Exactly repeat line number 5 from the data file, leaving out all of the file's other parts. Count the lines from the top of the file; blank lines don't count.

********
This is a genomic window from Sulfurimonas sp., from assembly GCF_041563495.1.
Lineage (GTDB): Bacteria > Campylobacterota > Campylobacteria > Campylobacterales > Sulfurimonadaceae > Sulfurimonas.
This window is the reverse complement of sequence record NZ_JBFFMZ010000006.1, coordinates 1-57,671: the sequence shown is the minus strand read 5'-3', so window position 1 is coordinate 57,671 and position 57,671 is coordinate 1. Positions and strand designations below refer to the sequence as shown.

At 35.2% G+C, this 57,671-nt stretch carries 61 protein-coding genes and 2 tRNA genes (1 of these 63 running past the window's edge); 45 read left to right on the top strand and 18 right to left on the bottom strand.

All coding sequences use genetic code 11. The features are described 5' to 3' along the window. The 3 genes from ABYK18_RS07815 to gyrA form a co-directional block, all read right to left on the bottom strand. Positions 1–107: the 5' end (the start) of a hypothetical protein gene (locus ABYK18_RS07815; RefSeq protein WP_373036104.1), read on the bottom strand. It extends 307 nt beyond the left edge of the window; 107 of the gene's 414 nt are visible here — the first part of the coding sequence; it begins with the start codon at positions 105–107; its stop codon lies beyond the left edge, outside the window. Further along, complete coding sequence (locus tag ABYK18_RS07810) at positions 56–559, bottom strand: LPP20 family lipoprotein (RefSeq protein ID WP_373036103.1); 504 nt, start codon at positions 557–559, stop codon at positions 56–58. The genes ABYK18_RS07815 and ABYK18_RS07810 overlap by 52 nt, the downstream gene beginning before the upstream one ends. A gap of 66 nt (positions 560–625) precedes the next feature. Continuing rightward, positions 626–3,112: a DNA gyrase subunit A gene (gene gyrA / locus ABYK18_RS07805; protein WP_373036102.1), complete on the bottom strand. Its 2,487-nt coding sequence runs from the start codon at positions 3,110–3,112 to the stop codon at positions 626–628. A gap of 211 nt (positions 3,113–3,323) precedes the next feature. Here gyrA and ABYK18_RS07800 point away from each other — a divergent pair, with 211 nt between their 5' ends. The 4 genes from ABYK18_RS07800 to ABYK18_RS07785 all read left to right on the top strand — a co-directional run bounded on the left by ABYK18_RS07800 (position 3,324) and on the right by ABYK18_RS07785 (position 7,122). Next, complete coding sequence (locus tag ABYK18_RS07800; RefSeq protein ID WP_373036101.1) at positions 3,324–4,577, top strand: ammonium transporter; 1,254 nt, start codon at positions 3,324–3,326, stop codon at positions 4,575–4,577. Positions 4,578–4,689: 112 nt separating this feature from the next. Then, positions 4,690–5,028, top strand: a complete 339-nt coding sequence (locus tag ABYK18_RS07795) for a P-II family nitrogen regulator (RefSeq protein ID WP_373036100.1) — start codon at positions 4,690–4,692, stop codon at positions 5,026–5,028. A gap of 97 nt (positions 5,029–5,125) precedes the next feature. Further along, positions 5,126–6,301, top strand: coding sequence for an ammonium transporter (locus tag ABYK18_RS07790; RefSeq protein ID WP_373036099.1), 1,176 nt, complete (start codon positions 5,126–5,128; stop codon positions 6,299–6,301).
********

All coding sequences use genetic code 11. The features are described 5' to 3' along the window. The 3 genes from ABYK18_RS07815 to gyrA form a co-directional block, all read right to left on the bottom strand. Positions 1–107: the 5' end (the start) of a hypothetical protein gene (locus ABYK18_RS07815; RefSeq protein WP_373036104.1), read on the bottom strand. It extends 307 nt beyond the left edge of the window; 107 of the gene's 414 nt are visible here — the first part of the coding sequence; it begins with the start codon at positions 105–107; its stop codon lies beyond the left edge, outside the window. Further along, complete coding sequence (locus tag ABYK18_RS07810) at positions 56–559, bottom strand: LPP20 family lipoprotein (RefSeq protein ID WP_373036103.1); 504 nt, start codon at positions 557–559, stop codon at positions 56–58. The genes ABYK18_RS07815 and ABYK18_RS07810 overlap by 52 nt, the downstream gene beginning before the upstream one ends. A gap of 66 nt (positions 560–625) precedes the next feature. Continuing rightward, positions 626–3,112: a DNA gyrase subunit A gene (gene gyrA / locus ABYK18_RS07805; protein WP_373036102.1), complete on the bottom strand. Its 2,487-nt coding sequence runs from the start codon at positions 3,110–3,112 to the stop codon at positions 626–628. A gap of 211 nt (positions 3,113–3,323) precedes the next feature. Here gyrA and ABYK18_RS07800 point away from each other — a divergent pair, with 211 nt between their 5' ends. The 4 genes from ABYK18_RS07800 to ABYK18_RS07785 all read left to right on the top strand — a co-directional run bounded on the left by ABYK18_RS07800 (position 3,324) and on the right by ABYK18_RS07785 (position 7,122). Next, complete coding sequence (locus tag ABYK18_RS07800; RefSeq protein ID WP_373036101.1) at positions 3,324–4,577, top strand: ammonium transporter; 1,254 nt, start codon at positions 3,324–3,326, stop codon at positions 4,575–4,577. Positions 4,578–4,689: 112 nt separating this feature from the next. Then, positions 4,690–5,028, top strand: a complete 339-nt coding sequence (locus tag ABYK18_RS07795) for a P-II family nitrogen regulator (RefSeq protein ID WP_373036100.1) — start codon at positions 4,690–4,692, stop codon at positions 5,026–5,028. A gap of 97 nt (positions 5,029–5,125) precedes the next feature. Further along, positions 5,126–6,301, top strand: coding sequence for an ammonium transporter (locus tag ABYK18_RS07790; RefSeq protein ID WP_373036099.1), 1,176 nt, complete (start codon positions 5,126–5,128; stop codon positions 6,299–6,301).